Ok, touche sir. Don’t get me wrong. I love Naughty Dog, they have impressed me for many years. With The Last of Us on the horizon I can see where you are coming from. But to be honest I can’t really say how they did on it until I’ve played it and can make an informed decision. As you’ve said,(and are dead on about)as long as the series stays with Capcom it’s just going to be a cash-in rehash for every new number they add. For this reason I really dislike Capcom. They’ve given up on what RE originally was about in favor, as I said earlier, of the Michael Bay treatment.

          • spartan87

            PS, I think Gearbox should have a shot at a horror game. But maybe I’m alone in this

  • coldblood

    I always thought that Rob Zombie would be a great director for MANHUNT. And let Lionsgate be the studio.

  • coldblood

    I can’t be the only person who thought MANHUNT was awesome.

    • Adam Dodd

      The first was fun and creepy as hell, but I wasn’t really a fan of the second.

  • mav07

    Bioshock needs to be made, by someone with the funds and the balls to give it a hard R. But thats probably never going to happen.

  • death_by_kebab

    Ninja Theory could make an excellent Silent Hill. I’d dare say if those two bands in DmC – their names escape me now – could do some industrial metal fusion or whatever it was then I’m sure they could capture the terrifying soundscape of silent Hill. Going by what I’ve seen of their work in only DmC, their cut scenes are gorgeous and detailed – to the point where they come alive and you see the slightest twitch of the eye or frown or so on. Imagine that in a psychological horror like Silent Hill. I’m down.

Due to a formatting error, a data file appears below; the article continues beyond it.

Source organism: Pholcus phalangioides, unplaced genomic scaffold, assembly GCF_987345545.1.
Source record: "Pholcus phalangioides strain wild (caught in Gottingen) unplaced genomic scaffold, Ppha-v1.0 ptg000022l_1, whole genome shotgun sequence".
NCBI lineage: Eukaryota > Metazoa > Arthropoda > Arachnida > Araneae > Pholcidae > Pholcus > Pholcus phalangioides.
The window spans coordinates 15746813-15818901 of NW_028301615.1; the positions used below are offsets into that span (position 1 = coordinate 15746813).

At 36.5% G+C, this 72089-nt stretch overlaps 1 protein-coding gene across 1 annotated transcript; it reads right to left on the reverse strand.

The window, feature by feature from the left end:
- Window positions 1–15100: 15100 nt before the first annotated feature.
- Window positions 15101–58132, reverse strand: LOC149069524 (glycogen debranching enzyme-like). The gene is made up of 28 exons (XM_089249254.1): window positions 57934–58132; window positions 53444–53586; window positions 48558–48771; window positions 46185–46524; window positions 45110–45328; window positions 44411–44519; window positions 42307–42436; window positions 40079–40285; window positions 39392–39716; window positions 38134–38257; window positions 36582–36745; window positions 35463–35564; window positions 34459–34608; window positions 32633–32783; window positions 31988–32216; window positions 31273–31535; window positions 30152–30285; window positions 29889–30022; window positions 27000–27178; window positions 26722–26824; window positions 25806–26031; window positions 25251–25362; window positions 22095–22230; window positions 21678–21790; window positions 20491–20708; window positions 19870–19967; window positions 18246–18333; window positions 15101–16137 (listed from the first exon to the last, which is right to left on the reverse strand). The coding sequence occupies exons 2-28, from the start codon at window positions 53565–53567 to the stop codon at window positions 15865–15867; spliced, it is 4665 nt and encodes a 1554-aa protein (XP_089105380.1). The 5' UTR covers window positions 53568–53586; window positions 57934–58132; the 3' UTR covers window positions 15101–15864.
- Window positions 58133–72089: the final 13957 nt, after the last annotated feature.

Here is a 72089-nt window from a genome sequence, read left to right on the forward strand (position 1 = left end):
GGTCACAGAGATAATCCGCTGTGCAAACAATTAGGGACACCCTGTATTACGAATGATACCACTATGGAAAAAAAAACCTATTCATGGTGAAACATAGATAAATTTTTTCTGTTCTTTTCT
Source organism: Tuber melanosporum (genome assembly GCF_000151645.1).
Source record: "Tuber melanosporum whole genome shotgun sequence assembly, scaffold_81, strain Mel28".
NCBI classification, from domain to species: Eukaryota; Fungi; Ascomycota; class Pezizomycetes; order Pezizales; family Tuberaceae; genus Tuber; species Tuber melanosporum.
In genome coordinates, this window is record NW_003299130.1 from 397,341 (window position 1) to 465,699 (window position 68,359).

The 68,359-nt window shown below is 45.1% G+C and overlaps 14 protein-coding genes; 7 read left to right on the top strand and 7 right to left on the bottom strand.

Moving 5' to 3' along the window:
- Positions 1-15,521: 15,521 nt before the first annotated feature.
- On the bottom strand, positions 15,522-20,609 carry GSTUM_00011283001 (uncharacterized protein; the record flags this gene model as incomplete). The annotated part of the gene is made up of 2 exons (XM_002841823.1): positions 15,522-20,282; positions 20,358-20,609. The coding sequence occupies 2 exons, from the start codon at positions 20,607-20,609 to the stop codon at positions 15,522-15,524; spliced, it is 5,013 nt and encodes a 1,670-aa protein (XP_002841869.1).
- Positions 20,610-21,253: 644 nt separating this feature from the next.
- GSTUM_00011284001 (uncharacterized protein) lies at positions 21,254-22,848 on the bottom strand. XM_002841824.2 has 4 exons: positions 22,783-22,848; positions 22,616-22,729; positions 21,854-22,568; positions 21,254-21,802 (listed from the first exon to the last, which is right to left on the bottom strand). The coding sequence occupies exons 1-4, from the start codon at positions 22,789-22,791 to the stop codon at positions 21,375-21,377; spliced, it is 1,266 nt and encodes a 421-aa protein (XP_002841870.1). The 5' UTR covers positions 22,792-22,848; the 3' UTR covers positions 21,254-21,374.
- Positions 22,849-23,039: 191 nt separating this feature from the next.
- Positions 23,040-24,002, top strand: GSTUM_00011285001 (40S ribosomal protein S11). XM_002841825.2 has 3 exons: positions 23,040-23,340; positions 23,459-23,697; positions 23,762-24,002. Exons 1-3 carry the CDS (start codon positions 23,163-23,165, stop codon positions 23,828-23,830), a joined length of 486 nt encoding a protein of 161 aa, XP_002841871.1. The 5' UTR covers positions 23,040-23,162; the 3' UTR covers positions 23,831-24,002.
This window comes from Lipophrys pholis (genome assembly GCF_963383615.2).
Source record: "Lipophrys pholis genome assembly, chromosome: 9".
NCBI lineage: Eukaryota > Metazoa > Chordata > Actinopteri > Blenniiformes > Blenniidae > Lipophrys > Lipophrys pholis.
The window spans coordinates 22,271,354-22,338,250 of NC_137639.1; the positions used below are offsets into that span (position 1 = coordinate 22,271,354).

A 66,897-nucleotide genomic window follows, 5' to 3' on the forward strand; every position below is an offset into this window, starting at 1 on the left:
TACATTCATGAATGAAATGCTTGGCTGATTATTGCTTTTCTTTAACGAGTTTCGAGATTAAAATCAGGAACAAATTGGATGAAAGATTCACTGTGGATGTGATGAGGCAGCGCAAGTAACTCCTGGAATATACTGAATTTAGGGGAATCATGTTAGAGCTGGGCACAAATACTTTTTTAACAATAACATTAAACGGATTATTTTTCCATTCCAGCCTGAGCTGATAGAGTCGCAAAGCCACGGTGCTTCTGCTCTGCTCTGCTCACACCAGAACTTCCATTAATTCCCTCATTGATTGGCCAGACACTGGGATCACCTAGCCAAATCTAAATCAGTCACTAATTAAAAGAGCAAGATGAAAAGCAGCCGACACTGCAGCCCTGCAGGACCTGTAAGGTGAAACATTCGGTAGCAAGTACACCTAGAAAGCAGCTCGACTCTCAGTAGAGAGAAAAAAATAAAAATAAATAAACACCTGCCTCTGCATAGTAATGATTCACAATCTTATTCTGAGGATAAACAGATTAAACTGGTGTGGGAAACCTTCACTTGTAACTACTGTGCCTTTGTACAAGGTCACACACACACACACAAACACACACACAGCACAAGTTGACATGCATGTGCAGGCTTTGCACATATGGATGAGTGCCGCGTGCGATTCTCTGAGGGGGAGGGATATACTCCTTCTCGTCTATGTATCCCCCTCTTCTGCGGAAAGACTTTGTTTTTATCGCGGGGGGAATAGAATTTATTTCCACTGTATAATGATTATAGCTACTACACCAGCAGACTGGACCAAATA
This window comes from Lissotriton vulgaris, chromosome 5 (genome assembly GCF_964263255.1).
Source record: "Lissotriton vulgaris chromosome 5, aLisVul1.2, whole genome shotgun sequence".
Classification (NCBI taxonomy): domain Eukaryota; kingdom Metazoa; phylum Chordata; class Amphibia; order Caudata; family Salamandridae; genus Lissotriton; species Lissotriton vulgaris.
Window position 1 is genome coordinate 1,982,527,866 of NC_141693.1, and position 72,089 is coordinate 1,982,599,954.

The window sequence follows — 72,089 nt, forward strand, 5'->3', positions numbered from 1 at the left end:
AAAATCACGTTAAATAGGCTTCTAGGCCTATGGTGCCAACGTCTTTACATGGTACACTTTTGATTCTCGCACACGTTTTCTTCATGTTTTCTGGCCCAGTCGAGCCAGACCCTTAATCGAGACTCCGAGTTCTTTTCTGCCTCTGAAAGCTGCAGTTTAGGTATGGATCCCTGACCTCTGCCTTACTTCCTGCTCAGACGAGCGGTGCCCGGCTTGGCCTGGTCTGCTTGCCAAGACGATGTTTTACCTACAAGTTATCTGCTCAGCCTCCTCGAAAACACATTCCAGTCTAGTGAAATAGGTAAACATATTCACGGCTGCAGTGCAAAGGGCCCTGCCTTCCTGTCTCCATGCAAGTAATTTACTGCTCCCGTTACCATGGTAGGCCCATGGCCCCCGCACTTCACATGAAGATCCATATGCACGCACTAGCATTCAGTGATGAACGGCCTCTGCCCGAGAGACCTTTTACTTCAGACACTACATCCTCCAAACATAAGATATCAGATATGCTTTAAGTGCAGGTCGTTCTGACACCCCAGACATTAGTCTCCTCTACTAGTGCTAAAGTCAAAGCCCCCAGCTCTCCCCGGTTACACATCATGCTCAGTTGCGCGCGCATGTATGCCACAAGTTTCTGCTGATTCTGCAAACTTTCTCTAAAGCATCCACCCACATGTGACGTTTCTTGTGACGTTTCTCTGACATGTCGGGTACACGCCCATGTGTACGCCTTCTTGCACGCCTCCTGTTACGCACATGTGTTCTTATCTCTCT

I think Remedy should tackle Alone in the Dark – they’re right at home with that light vs dark hokum (but it’s a good sort of hokum) and Quantic Dream should hit Fatal Frame, seeing as though that’s about siblings, isn’t it?
    I’ve never played it but I believe they could infuse the horror and flesh out the drama between siblings and make their choice-game in that world.
    All this talk of Quantic just makes me eager for Beyond:Two Souls.

  • coffinbirth

    Have you tried Resident Evil: Revelations? it’s a bit more of a return to form for fans of the older games. It’s slated to be ported over to the consoles sometime this year. There is still hope for good RE games in the future if that is any indication.

  • SIRENfan92

    Ninja Theory could make an awesome Silent Hill. Seeing that DmC was great and the idea of converting SH’s cut-scenes into that of HD quality like in DmC, I would love to see what they can come up with, especially monster-wise. I would love to see Quantic Dream try out Fatal Frame or Silent Hill or even Siren! The graphics from Heavy Rain were great and the story kept you guessing until the very end, which was awesome. So the idea of having that put into an infamous horror franchise such as Fatal Frame, Silent Hill, or Siren is just freaking awesome.
    But I’m mainly focusing on seeing a new SIREN in the works.